Of those countries that retain the death penalty on their statute books, 17 are abolitionist in practice, according to Amnesty International.
A de facto moratorium on the use of the death penalty has existed in Sierra Leone since 1998, after the country controversially executed 24 soldiers for their alleged involvement in a coup attempt the year before.
Under Sierra Leone’s 1991 constitution, the death penalty could be prescribed for murder, aggravated robbery, mutiny and treason.
Last year, Sierra Leone handed down 39 death sentences, compared with 21 in 2019, according to Amnesty, and 94 people were on death row in the country at the end of last year.
Rhiannon Davis, director of the women’s rights group AdvocAid, said: “It’s a huge step forward for this fundamental human right in Sierra Leone.
“This government, and previous governments, haven’t chosen to [put convicts to death since 1998], but the next government might have taken a different view,” she said.
“They [prisoners] spend their life on death row, which in effect is a form of torture as you have been given a death sentence that will not be carried out because of the moratorium, but you constantly have this threat over you as there’s nothing in law to stop that sentence being carried out.”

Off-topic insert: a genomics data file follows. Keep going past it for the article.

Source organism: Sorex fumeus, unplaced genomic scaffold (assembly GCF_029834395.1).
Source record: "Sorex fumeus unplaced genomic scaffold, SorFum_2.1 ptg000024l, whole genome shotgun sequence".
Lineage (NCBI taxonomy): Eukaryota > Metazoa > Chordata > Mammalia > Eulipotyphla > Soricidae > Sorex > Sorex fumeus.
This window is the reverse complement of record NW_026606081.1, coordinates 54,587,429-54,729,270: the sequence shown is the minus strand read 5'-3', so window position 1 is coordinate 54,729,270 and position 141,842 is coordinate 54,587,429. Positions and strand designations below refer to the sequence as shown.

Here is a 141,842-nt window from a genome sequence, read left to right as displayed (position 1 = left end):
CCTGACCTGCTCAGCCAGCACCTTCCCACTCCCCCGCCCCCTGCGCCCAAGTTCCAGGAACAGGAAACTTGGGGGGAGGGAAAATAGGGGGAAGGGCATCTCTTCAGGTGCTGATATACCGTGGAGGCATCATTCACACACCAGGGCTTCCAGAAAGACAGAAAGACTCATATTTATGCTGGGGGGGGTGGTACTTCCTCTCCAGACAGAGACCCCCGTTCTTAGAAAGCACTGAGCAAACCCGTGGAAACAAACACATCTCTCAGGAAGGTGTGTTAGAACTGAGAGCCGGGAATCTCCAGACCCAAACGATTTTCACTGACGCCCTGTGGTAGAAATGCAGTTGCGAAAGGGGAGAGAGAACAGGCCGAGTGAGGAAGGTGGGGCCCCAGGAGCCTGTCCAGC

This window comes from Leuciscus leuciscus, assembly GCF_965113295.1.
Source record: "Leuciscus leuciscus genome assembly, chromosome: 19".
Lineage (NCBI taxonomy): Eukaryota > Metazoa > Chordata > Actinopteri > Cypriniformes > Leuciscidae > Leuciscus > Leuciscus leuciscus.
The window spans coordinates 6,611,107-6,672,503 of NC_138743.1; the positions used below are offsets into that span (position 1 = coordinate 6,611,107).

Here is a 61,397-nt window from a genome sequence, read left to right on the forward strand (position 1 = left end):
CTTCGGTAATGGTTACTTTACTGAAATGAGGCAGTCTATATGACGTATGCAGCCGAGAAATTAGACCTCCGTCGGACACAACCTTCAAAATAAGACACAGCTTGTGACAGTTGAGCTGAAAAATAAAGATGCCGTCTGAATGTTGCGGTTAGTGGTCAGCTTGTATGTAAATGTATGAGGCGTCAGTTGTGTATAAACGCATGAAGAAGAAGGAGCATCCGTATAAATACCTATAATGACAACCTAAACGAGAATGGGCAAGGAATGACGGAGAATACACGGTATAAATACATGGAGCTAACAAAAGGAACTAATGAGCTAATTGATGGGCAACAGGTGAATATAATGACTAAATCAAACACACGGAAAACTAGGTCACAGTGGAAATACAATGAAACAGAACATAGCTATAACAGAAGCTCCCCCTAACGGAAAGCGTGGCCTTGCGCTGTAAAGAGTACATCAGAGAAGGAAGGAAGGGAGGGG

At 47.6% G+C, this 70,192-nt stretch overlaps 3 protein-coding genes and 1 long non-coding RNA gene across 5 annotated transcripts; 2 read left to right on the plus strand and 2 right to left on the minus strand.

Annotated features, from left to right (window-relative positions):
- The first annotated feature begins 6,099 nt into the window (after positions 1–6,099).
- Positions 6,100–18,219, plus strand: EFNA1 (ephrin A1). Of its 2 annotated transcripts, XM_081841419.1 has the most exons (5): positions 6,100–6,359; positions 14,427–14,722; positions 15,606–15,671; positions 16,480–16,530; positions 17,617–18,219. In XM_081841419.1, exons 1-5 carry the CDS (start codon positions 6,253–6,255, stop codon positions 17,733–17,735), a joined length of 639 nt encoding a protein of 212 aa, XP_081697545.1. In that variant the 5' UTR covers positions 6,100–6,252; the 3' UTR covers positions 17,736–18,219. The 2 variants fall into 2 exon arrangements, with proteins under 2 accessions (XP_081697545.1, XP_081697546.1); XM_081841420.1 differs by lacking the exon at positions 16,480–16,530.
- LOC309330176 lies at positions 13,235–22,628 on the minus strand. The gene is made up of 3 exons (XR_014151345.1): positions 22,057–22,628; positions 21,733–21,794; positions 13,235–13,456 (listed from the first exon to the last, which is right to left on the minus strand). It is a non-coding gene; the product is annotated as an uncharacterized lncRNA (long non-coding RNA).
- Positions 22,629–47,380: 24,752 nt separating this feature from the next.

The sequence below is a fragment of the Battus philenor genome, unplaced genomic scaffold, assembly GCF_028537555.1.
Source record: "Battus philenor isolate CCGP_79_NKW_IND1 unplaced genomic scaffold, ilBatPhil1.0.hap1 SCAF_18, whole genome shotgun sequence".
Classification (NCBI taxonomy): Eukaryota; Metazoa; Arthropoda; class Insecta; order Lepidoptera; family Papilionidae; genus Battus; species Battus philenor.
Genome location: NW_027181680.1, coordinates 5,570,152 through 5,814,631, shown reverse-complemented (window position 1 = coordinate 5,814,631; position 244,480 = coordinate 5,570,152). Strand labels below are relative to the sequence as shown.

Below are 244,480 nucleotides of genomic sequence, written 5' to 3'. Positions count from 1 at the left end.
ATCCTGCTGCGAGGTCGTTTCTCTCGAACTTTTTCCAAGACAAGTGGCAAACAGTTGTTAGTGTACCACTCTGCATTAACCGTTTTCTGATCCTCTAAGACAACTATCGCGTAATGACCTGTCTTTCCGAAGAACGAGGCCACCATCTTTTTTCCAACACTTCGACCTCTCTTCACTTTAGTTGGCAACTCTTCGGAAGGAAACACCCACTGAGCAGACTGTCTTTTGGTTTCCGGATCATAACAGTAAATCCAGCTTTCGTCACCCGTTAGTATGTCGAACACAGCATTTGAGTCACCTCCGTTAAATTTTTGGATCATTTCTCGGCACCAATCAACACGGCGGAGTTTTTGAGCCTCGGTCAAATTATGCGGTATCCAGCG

Davis said the abolition would be particularly beneficial to women and girls accused of murdering an abuser.
“Previously, the death penalty was mandatory in Sierra Leone, meaning a judge could not take into account any mitigating circumstances, such as gender-based violence,” she said.
Umaru Napoleon Koroma, deputy minister of justice, who has been involved in the abolition efforts, said sentencing people on death row to “life imprisonment with the possibility of them reforming is the way to go”.
Across sub-Saharan Africa last year Amnesty researchers recorded a 36% drop in executions compared with 2019 – from 25 to 16. Executions were carried out in Botswana, Somalia and South Sudan.
The European Commission announced it is on track to share some 200 million doses of vaccines against Covid-19 before the end of the year. It says the vaccines will go to low and middle-income countries. “We will be sharing more than 200 million doses of Covid-19 vaccines with low and middle-income countries by the end of this year,” said European commission president Ursula von der Leyen.